I've been meaning to take a "tactical pause," in which to bring new readers up to speed, and to reiterate the known-knowns and the known-unknowns for those who have been reading longer than that. There's no time like the present, particularly given the weirdness that was my March drill weekend. To tell you about that, however, I'm going to have to reveal a little more of my reality.
My psuedo-name is Charlie Sherpa. I use a pseudonym because I'm waiting for my unit, my state, and my Army to make up their minds about what is appropriate for soldiers to do, Internet-wise. 'Nuff said on that for now, for fear of getting up on my iSoapbox.
I've been an Iowa Army National Guard soldier for nearly 20 years, and wore a uniform a few years before that. I'm Army-trained in communications, which, even back in my pre-Internet past, included operated everything from radios to computers to photocopiers. I've served my community in times of flood and tornado and blizzard, and served my country by deploying to southwestern Asia.
I currently drill with the Headquarters Company of 2nd Brigade Combat Team (BCT), 34th Infantry "Red Bull" Division, located in Boone, Iowa, pop. 13,000. Since August 2010, the entire brigade--some 3,500 soldiers--has been alerted for a late-summer-2010 deployment to Afghanistan. Other units that don't wear the Red Bull patch have also been alerted, but that's another post.
Fair warning: Just because I'm in the same unit as the Brassy Big Wigs doesn't mean that I've got some sort of inside track or scoop or angle. I usually just try to keep my head down and focus on doing my job. In future posts, as I begin to tell you more about that job, it would become painfully obvious that I was working in a headquarters organization of some sort. All I'd have to do is describe some of the computer systems that we use, for example, or talk about our topsy-top-heavy officer-to-soldier ratio, or complain about being tasked to fix the broken espresso machine in the Tactical Operations Center (TOC), and you'd be on to me.
Some soldiers and veterans, upon learning that I word in a headquarters, might automatically label me a "FOBbit," a "REMF" (that's "rear-echelon mother f-----"), or a "TOC-rat." These are derogatory, demeaning terms, meant to demoralize those of us with the stamina, mental focus, and bladder discipline required to give the warfighter our full attention, the instant he calls for artillery fire, Close Air Support (CAS), or more ammunition. We are ... the Help Desk of the Apocalypse.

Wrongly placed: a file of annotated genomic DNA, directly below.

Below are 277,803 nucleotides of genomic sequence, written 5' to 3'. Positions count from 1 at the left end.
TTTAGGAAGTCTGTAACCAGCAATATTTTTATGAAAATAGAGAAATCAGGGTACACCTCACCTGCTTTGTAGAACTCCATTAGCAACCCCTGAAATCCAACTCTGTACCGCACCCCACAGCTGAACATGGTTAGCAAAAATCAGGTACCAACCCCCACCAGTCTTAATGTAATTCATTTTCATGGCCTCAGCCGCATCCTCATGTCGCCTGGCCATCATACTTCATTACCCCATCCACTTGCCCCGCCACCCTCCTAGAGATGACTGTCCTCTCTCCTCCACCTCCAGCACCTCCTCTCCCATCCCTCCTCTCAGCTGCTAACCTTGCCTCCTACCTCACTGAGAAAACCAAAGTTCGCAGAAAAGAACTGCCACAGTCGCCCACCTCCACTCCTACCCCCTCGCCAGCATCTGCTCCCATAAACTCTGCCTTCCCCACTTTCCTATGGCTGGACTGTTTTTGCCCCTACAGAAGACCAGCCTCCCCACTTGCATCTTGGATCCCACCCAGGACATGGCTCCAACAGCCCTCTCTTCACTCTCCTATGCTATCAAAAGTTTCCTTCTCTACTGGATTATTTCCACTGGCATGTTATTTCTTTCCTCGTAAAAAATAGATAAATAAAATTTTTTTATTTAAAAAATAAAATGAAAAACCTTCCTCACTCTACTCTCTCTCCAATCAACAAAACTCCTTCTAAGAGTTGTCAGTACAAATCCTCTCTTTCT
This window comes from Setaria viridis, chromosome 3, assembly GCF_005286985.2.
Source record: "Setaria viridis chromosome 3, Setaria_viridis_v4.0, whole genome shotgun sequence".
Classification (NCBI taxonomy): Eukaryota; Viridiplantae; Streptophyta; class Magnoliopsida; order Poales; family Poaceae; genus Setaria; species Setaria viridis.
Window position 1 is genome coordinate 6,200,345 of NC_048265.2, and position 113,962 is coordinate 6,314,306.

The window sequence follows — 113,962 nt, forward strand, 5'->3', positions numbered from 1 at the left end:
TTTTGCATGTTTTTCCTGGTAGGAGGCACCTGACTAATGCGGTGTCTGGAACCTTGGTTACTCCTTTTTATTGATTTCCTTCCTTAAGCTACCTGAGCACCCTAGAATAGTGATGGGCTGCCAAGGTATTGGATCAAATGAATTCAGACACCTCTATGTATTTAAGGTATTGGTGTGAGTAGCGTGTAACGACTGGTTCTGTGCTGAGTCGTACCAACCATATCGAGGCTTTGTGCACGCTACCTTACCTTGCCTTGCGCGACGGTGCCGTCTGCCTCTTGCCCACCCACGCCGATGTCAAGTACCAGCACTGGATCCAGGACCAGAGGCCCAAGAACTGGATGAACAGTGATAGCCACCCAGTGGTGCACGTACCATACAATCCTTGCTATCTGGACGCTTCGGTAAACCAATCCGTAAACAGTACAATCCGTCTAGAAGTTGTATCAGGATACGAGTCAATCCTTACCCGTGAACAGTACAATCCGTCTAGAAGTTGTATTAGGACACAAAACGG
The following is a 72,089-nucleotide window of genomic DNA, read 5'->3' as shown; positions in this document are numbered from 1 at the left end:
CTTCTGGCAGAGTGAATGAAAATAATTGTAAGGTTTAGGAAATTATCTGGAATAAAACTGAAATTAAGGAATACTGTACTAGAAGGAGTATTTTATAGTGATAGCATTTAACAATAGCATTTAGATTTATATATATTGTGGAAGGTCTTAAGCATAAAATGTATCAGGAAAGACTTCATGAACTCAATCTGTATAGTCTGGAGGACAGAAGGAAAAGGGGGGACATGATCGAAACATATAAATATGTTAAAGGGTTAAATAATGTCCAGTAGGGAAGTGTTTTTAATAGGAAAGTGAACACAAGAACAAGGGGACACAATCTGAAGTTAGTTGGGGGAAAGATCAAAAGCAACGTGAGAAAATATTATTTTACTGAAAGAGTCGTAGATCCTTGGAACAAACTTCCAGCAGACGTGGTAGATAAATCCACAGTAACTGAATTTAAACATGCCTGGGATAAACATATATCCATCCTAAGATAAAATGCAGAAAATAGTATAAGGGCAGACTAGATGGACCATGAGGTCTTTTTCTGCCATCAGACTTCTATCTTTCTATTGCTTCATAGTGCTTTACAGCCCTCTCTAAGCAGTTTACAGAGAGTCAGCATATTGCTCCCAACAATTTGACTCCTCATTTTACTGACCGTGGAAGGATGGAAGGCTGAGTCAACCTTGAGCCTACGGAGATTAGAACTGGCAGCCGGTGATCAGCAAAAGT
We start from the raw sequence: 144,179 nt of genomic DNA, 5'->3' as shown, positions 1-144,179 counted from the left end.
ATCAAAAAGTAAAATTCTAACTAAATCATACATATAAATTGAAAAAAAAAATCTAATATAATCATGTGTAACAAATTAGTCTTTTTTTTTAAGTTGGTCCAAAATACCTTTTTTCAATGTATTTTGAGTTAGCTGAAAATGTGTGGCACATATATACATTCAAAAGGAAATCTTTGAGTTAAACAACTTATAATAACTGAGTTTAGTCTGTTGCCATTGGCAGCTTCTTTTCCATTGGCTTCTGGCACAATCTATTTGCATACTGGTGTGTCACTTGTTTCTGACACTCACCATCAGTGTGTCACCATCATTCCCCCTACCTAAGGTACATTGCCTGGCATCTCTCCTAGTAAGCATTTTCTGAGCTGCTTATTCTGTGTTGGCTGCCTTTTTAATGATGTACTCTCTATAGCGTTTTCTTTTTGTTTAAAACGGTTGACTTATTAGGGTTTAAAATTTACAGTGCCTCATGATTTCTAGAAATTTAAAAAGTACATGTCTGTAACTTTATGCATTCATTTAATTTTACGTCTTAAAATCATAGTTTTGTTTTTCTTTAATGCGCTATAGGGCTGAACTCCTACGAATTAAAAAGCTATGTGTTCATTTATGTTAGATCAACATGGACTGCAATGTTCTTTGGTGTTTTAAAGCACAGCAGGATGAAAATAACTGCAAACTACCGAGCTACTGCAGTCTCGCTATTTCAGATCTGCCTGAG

I told you that story so that I could tell you this one:
The brigade commander pulled the entire Headquarters Company into a room last weekend, and did a great job of pushing out information about what he knows and doesn't know, and even what his best-guesses are, regarding our pending deployment. And, even though he told people it would be OK to repeat anything discussed in that meeting, I think that, given my recent musing and ranting on OPSEC topics, I'll summarize and even sanitize it a little more here:
- Our brigade will probably get a mobilization order within weeks or months, which will set a relatively concrete "mobilization day." At "M-day," a unit goes from state to federal control. The "12-months boots on ground" maximum-time for National Guard deployment actually begins on M-day. The brigade commander said that, since the rule was put in place, not one unit has been extended beyond that cap. (That's a big deal, particular for those "Red Bull" soldiers and families that deployed with 1st BCT, 34th Infantry Division in 2005-07: 16 months in country; 22 months total.)
- Following M-day, our brigade would spend between 30 to 60 days at a "mobilization station"--an active-Army or larger National-Guard/Reserve post. During this time, soldiers who had not yet been tested on their "common skills"--the ones that each soldier must know how to perform, regardless of rank or function--would be tested. We'd also train collectively--each of us in our specialty functions, working together as a team.
- The brigade would move from mobilization station to a national-level training center, at which all our units would participate in a large-scale exercise simulating some of the missions we'd expect to perform downrange.
- The brigade would then move downrange, perform its mission, and return home not later than 12 months from M-day.
If only we had the time.